The world constantly changes across time and space, from day to day, from one place to another. And human beings are no exception, for we too are in transformation.
To begin with, our own lives as individuals are an exercise in adaptation. In their collectivities, peoples and their societies, cultures and civilizations change across the span of history. Human beings are enterprising agents of change, transforming their environments and, in the process, transforming themselves, thereby challenging any simple sense of a fixed, immutable human nature. And yet the human condition stubbornly remains and when, across time and distance, we recognize ourselves in others and others in ourselves, do we not recognize something enduring? Is there anything that captures simultaneously things in flux and things that do not change?
Of course there is, and that is poetry. Our languages, of course, are different and the ways in which we place words, phrases and sentences may vary, as do the forms and metres of our poetries. But poetry, through its diverse shapes and rhythms, draws us back to the dialogue of change and permanence in life itself.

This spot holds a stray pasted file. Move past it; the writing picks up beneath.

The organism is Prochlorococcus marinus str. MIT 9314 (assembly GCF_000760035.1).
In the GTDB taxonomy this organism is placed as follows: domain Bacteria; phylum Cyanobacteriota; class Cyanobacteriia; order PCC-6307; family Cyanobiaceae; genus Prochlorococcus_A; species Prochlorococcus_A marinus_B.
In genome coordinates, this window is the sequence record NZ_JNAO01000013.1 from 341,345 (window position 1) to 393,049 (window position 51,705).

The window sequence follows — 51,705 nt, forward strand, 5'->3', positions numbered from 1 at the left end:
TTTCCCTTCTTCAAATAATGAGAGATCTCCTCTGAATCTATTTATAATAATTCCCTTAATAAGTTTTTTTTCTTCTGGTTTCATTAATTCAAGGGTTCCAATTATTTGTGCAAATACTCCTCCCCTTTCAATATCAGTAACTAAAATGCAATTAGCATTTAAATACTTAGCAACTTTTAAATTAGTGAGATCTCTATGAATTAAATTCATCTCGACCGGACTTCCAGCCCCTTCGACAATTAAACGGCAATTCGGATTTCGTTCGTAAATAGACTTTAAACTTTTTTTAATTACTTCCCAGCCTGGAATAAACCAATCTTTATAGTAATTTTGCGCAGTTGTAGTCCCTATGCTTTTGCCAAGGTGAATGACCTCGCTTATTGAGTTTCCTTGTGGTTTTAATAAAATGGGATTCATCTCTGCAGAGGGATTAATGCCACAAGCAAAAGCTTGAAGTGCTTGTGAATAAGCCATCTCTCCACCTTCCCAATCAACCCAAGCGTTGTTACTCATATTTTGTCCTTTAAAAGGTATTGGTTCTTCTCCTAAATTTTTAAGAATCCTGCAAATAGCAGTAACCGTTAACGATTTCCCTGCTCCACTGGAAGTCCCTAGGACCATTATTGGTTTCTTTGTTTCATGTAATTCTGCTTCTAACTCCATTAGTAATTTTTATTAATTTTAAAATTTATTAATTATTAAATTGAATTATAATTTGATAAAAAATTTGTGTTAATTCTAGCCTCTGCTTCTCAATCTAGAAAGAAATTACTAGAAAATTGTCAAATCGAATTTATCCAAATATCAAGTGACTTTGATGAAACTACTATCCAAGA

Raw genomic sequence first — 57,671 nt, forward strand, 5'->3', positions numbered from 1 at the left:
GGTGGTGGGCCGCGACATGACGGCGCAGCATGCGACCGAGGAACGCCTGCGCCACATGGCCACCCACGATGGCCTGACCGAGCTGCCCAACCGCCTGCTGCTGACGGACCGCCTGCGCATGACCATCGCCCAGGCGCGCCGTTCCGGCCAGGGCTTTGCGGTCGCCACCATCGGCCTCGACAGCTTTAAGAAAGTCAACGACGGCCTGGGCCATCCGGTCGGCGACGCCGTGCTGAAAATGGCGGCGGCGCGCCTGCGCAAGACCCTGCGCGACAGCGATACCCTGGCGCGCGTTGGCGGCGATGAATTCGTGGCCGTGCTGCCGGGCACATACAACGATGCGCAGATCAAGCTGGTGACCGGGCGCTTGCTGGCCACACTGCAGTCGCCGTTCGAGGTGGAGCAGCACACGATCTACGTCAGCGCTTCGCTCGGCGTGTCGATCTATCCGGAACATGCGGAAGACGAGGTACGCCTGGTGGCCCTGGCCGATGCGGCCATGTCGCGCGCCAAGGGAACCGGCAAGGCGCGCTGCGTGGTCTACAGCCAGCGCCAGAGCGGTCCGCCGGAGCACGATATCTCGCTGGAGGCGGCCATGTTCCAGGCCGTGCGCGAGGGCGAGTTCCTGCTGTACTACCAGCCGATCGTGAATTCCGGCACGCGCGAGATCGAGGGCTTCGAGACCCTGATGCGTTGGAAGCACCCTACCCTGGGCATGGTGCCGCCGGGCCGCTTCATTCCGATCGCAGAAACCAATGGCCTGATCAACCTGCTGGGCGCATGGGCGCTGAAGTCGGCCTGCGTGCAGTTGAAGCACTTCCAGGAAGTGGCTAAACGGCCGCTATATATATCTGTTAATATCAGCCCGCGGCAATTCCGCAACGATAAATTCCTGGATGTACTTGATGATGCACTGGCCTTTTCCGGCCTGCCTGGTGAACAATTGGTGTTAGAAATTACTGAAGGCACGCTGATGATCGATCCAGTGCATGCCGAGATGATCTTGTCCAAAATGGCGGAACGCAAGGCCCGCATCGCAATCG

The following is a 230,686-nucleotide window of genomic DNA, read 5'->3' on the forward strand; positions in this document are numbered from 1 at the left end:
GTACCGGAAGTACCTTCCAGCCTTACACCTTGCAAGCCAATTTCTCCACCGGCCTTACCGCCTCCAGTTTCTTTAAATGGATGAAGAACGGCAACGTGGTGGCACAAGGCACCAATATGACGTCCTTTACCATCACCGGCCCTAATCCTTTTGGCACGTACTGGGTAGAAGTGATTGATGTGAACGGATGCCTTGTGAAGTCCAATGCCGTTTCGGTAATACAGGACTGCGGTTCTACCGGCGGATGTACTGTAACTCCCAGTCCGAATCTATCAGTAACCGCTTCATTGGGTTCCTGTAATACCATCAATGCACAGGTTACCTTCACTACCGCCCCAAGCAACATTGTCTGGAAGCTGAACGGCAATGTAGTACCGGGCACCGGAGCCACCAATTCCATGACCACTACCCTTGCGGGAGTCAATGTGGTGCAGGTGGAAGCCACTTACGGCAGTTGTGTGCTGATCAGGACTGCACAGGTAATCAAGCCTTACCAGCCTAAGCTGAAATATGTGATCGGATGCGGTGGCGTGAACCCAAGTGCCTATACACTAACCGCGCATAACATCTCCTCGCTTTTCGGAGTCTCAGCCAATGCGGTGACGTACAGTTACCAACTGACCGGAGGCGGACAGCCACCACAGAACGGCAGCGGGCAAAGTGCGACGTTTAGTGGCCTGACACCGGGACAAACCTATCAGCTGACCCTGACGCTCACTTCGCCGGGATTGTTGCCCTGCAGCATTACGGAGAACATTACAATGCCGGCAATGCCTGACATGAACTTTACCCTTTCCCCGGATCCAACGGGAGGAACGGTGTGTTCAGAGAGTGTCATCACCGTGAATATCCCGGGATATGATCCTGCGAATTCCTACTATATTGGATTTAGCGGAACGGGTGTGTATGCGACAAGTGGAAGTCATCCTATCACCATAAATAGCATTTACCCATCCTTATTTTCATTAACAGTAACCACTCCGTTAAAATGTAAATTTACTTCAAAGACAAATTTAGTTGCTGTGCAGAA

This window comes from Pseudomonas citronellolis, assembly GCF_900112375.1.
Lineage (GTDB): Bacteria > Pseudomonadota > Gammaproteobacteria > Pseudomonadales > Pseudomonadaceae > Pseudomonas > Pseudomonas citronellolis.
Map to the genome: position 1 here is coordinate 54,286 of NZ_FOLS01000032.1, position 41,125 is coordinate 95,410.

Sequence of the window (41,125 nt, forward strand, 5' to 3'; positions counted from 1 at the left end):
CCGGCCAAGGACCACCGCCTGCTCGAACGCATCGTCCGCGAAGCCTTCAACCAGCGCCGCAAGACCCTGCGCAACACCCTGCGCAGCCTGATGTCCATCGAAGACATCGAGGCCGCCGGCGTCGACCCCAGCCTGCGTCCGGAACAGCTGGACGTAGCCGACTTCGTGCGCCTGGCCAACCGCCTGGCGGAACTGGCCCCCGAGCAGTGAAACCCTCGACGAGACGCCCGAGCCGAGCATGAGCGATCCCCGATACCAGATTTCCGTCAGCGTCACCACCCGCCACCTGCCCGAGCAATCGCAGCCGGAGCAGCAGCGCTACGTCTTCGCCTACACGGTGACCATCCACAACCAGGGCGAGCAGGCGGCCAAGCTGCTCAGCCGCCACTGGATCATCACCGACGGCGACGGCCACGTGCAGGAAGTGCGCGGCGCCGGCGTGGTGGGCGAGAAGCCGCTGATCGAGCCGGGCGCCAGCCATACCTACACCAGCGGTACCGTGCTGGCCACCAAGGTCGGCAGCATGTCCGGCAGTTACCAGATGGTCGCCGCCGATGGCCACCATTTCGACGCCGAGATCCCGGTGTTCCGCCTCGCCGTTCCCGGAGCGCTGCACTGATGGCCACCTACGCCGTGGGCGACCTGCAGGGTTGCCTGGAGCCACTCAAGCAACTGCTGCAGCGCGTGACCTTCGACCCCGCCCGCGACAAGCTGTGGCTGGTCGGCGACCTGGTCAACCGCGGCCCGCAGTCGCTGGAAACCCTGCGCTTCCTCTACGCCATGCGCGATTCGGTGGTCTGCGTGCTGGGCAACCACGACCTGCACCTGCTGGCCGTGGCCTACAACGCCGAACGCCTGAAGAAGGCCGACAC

Through language, we express our different beliefs, values and experiences, and the plurality of this flow of identities makes up humanity. Poetry is a bridge between individuals and groups, helping us to know and understand each other and, indeed, ourselves. It articulates – sometimes simply, sometimes with deep complexity – our fears, hopes, yearnings and forebodings. In its highest forms, poetry is capable of expressing a truth which captures the essence of our shared humanity. And the beauty of poetry reminds us of the artistic heights which humankind can reach.
This year, we are celebrating the centenary of the birth of the great philosopher-poet, Leopold Sédar Senghor. He wrote: “It is enough to name something for the meaning beneath the sign to emerge.” Poetry is the great way of naming the world, its permanent features and its transformations, in a manner that delights the human spirit. Let World Poetry Day remind us of this magical capacity of poetry in all its forms.